I love a good excuse. Ever wondered what we would do without excuses? A creative, thoughtful excuse provides the framework for which one can justify just about anything.
As with everything, there are cultural components to excuses and living the expat life has increased my appreciation for them. The word origins are none other that French/Latin. S’excuser – to free oneself from blame: ex- ‘out’ of causa ‘accusation or blame.’ I have met some wonderful ‘excusers’ and indeed, many are from the surrounding region. In my opinion, this local expertise comes from the educational system where mistakes are mocked to a far greater extent than encouraged. When you do something wrong at a tender age and get taunted – it’s pretty normal to look for the best way to ‘ex causa’ yourself out of all future situations.
By contrast, Americans are encouraged to make and own up to their mistakes – i.e., if at first you don’t succeed, the try, try again school of thought. As a result American excuses can be pretty lame. Statistically, most revolve around pets – my dog ate my homework, my cat’s stuck up a tree, my fish is sick – I kid you not, I looked them up and the latter is apparently a popular excuse for not showing up to work. I mean, really, why bother? If that’s the best you can do just own up and say you’re not coming in because you hate your job or you just don’t want to work. Because if you can’t do better than a sick fish you’re far better off sticking with the truth. Trust me, it won’t make the slightest difference to your career.
As I said, people here are more inventive. They have excuses for literally everything. Blatantly shortchange you in a shop? Your fault, you distracted the poor shopkeeper with your accent when you said ‘merci.’ They have a creativity that comes with their good excuse capacity that we mistake-owner-uppers sadly lack.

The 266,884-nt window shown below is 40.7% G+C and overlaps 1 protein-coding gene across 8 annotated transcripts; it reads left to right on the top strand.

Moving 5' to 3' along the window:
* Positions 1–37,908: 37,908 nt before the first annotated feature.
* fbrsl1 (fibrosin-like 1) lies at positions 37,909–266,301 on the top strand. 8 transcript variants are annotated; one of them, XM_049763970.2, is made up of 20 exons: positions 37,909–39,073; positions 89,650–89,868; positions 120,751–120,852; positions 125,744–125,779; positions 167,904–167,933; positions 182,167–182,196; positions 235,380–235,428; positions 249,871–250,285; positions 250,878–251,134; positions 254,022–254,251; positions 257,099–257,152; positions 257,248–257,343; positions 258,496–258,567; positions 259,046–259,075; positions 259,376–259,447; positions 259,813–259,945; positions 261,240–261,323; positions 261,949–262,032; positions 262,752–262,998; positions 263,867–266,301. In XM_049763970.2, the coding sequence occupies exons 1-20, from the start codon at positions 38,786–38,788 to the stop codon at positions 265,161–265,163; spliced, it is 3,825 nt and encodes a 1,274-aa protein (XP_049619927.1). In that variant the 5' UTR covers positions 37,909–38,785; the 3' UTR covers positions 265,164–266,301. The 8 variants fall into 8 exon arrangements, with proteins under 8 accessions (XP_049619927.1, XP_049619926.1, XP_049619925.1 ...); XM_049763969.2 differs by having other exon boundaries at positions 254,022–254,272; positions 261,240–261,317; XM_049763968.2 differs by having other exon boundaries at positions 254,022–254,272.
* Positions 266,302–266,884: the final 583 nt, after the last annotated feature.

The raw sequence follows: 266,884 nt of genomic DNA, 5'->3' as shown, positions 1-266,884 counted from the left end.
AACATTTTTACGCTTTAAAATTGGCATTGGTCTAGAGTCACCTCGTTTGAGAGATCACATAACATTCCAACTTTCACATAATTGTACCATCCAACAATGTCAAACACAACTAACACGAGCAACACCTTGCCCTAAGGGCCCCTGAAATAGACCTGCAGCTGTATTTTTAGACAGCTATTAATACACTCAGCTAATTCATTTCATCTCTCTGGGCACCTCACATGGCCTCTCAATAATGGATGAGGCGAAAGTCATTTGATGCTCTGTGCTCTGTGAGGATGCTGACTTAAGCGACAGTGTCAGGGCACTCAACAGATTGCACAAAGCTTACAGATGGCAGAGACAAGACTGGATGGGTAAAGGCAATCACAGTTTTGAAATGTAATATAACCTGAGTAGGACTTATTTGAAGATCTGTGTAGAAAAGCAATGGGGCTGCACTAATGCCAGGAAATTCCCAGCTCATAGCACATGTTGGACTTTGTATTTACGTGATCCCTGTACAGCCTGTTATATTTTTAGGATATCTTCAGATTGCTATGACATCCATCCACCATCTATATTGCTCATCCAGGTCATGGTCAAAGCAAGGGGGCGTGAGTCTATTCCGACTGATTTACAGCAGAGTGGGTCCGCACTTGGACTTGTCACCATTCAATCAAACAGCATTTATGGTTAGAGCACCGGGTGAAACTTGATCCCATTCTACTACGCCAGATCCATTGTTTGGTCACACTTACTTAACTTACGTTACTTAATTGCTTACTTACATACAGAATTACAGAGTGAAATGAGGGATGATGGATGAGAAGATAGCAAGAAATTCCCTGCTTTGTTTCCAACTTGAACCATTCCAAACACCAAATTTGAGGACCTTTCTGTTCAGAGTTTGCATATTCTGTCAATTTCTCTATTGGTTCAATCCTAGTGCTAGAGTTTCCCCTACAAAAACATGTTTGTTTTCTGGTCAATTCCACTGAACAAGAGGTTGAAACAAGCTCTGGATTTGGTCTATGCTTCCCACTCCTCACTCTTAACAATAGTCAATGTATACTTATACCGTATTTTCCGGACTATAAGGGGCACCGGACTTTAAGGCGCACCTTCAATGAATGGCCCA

When at all possible, I do like to blame someone or something else for my shortcomings. (I didn’t say it was admirable, just my preferred modus operandi.) It’s easier. I refer again to the boring student classic ‘the dog ate my homework.’ You’re off the hook and it’s not as if the teacher’s going to leave the class to go kick your dog. The dog could care less. Everybody’s happy.
Children work well too, for all fellow parents out there. I promise, you are going to be forgiven anything and everything if you blame it on your poor little one having ‘gastro’ (stomach flu). Actually, children having gastro is so truly awful that even if it occurred three years prior, you deserve to keep it in your bag just for the sheer horror of what you went through when it actually did.
Parents are another wonderful source of excuse material – although perhaps better for character-based excuses than action ones. Yes, I know, I am a tad compulsive – I get it from my mother. Can’t argue with that. The entire psychiatric profession would disappear overnight if people were to stop using parent origin excuses.
Of course, not everyone feels the need to offer an excuse – ever! Some lucky souls accept themselves as they are – and just own right up to whatever failings they have. A friend told me a great story when she was reprimanding her small daughter for something amiss. Her daughter didn’t argue back or offer any mitigating defense. She simply asked her mother, ‘Is anyone perfect?’ The mother was forced to admit no one was. And her very logical little girl then came back with – ‘well, then, why should I try to be something I can’t?
Excuse me, but how in the world can you respond to that?